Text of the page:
NASA resumes human spaceflight from US soil with historic SpaceX launch

The mission marks the first spaceflight of NASA astronauts from US soil in nine years

Reuters May 30, 2020
The SpaceX Crew Dragon spacecraft, atop a Falcon 9 booster rocket, is connected to the crew access arm and launch tower on Pad39A at the Kennedy Space Centre in Cape Canaveral, Florida, US. PHOTO: REUTERS/FILE

CAPE CANAVERAL: SpaceX, the private rocket company of billionaire entrepreneur Elon Musk, launched two Americans toward orbit from Florida on Saturday in a mission that marks the first spaceflight of NASA astronauts from US soil in nine years.

A SpaceX Falcon 9 rocket lifted off from the Kennedy Space Centre at 3:22 p.m. EDT (1922 GMT), launching Doug Hurley and Bob Behnken on a 19-hour ride aboard the company’s newly designed Crew Dragon capsule bound for the International Space Station.

The astronauts — Hurley, 53, and Behnken, 49 — were blasted off from the same launch pad used in 2011 by NASA’s final space shuttle flight, which was piloted by Hurley. Since then, NASA astronauts have had to hitch rides into orbit aboard Russia’s Soyuz spacecraft.

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For Musk, who is also CEO of electric carmaker Tesla Inc (TSLA.O), the first manned SpaceX launch represents another milestone for the reusable rockets his company pioneered to make space flight less costly.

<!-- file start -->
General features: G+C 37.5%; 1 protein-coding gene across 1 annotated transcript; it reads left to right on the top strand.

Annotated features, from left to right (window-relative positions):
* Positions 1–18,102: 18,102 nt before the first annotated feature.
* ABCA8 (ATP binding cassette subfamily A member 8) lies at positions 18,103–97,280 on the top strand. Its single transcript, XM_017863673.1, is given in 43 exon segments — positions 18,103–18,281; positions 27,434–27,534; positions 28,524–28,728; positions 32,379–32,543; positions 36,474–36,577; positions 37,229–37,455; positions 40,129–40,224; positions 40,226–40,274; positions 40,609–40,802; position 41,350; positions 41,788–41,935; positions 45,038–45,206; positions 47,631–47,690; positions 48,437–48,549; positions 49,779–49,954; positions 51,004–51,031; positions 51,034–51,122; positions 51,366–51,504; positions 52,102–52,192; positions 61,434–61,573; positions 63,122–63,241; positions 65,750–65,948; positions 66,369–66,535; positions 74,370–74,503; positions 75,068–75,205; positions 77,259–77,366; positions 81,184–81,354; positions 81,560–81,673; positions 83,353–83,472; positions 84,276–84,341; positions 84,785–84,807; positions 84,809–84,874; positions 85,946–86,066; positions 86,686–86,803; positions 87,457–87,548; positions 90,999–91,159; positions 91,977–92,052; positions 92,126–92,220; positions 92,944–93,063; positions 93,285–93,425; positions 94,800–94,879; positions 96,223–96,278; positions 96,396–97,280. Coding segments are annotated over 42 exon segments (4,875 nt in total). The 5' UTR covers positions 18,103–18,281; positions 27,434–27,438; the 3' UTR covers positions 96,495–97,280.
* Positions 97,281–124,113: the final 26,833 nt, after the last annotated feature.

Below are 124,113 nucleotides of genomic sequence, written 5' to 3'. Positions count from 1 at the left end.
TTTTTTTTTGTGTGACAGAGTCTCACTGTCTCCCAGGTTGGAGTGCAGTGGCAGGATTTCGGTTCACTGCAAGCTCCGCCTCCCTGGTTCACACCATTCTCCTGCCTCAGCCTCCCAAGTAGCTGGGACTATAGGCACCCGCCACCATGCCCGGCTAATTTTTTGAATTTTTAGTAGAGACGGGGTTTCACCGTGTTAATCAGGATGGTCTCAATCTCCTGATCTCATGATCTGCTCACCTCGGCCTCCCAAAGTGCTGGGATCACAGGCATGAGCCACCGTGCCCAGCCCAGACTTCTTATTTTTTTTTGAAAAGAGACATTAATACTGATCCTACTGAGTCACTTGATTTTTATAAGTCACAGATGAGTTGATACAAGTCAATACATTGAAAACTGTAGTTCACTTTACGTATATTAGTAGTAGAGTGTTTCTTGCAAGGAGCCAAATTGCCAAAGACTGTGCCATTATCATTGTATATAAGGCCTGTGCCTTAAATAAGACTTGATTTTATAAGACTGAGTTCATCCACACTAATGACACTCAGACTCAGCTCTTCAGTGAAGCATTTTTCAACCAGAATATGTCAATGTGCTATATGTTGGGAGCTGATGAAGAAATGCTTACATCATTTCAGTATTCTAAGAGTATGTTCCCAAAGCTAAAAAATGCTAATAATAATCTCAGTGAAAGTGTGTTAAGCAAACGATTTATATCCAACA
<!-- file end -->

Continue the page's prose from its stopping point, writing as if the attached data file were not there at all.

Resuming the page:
SpaceX, founded by Musk in 2002 and formally known as Space Exploration Technologies, has never previously flown humans into orbit, only cargo.

It marked the first time commercially developed space vehicles - owned and operated by a private entity rather than NASA - have carried Americans into orbit.

NASA has awarded nearly $8 billion combined to SpaceX and Boeing Co (BA.N) for development of rival space launch systems.

The last time NASA launched astronauts into space aboard a brand new vehicle was four decades ago at the outset of the shuttle program.

The two astronauts are NASA employees under contract to fly with Hawthorne, California-based SpaceX. Plans call for them to remain at the space station for several weeks, assisting a short-handed crew aboard the orbital laboratory.


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